“An interview with…” — survivors of genocide

Genocide Awareness Film Series
APRIL 2014 GENOCIDE AWARENESS AND PREVENTION MONTH:

Remembering the Past toward Healing our Future
A six event commemorative film series featuring the stories of survivors and their children

Living Ubuntu, in collaboration with Amnesty International – Irvine and six local academic institutions, presents a six-event commemorative film series featuring the stories of survivors and their children. April is Genocide Awareness and Prevention Month, and each film commemorates a genocide that started during April. Living Ubuntu provides education about global traumas as part of its mission to heal trauma in order to promote peace. All films are free and open to the public. All details are here.

As part of featuring the stories of survivors and their children, Living Ubuntu volunteer, Alicia Buly, has been conducting a series of interviews. Most of these survivors will speak at the April film series events. To date, there are five. They are listed below.

Cambodia’s Past Shapes America’s Future – An Interview with Zaklin Phat (April 3 – Cambodia)
Second Generation Survivor, First Generation Activist – An Interview with Martina Knee (April 17 – Sudan)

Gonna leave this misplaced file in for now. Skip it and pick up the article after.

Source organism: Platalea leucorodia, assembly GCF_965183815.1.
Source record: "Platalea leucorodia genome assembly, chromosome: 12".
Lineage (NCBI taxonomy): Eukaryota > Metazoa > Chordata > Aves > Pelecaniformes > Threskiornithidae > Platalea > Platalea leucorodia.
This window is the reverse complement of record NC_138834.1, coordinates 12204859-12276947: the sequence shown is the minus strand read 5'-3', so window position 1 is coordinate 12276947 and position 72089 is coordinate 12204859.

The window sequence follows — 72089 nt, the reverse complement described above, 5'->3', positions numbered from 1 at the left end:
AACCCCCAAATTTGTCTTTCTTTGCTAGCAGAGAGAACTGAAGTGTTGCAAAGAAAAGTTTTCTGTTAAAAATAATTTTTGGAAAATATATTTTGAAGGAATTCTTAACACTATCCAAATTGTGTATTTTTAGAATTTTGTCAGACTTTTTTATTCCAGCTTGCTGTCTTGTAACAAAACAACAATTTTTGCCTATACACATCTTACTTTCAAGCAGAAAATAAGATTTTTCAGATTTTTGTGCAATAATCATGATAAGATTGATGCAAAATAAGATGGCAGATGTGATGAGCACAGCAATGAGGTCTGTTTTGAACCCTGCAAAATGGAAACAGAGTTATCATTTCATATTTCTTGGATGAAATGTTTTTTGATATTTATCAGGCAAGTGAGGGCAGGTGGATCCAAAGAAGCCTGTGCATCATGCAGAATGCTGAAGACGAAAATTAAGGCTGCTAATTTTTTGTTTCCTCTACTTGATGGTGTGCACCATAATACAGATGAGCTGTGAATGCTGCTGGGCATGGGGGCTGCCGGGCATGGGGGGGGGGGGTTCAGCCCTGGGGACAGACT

Giving Back to Sudan, from San Diego – An Interview with Wai John Wai
Finding Strength in Testimony – An Interview with Edith Umugiraneza (April 1 – Rwanda)
Activism Through Education – An Interview with Levon Marashlian (April 2 – Armenian)

[Ubuntu] n. Every human being truly becomes a human by means of relationships with other human beings.

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Second Generation Survivor, First Generation Activist – An Interview with Martina Knee


My first thought when I learned about the genocide was that if I could help just one child not experience what I went through as a second generation survivor, then it would be worth it.
– Martina Knee

April 2014 Genocide Awareness and Prevention Month:
Remembering the Past toward Healing our Future

A six event commemorative film series featuring the stories of survivors and their children

Living Ubuntu, in collaboration with Amnesty International – Irvine and six local academic institutions, presents a six-event commemorative film series featuring the stories of survivors and their children. April is Genocide Awareness and Prevention Month, and each film commemorates a genocide that started during April. Living Ubuntu provides education about global traumas as part of its mission to heal trauma in order to promote peace. All films are free and open to the public.

Below is an interview with Martina Knee, a second generation Holocaust survivor who will be a featured speaker at the Sudan genocide event.

* * *

An Interview With Martina Knee

 
Birth place: Vienna, Austria
Occupation:  Corporate Attorney-Retired,
Full Time volunteer for Darfur Coalition (San Francisco Bay Area)
 

Q:  When did you come to the U.S.?

A:  When I was two years old.  We lived in the suburbs of Washington D.C. until I was twelve.  We then moved to the Chicago area, and I came to San Francisco to finish college.

Q:  Were both your mother and father from Austria?  What do you know of their background?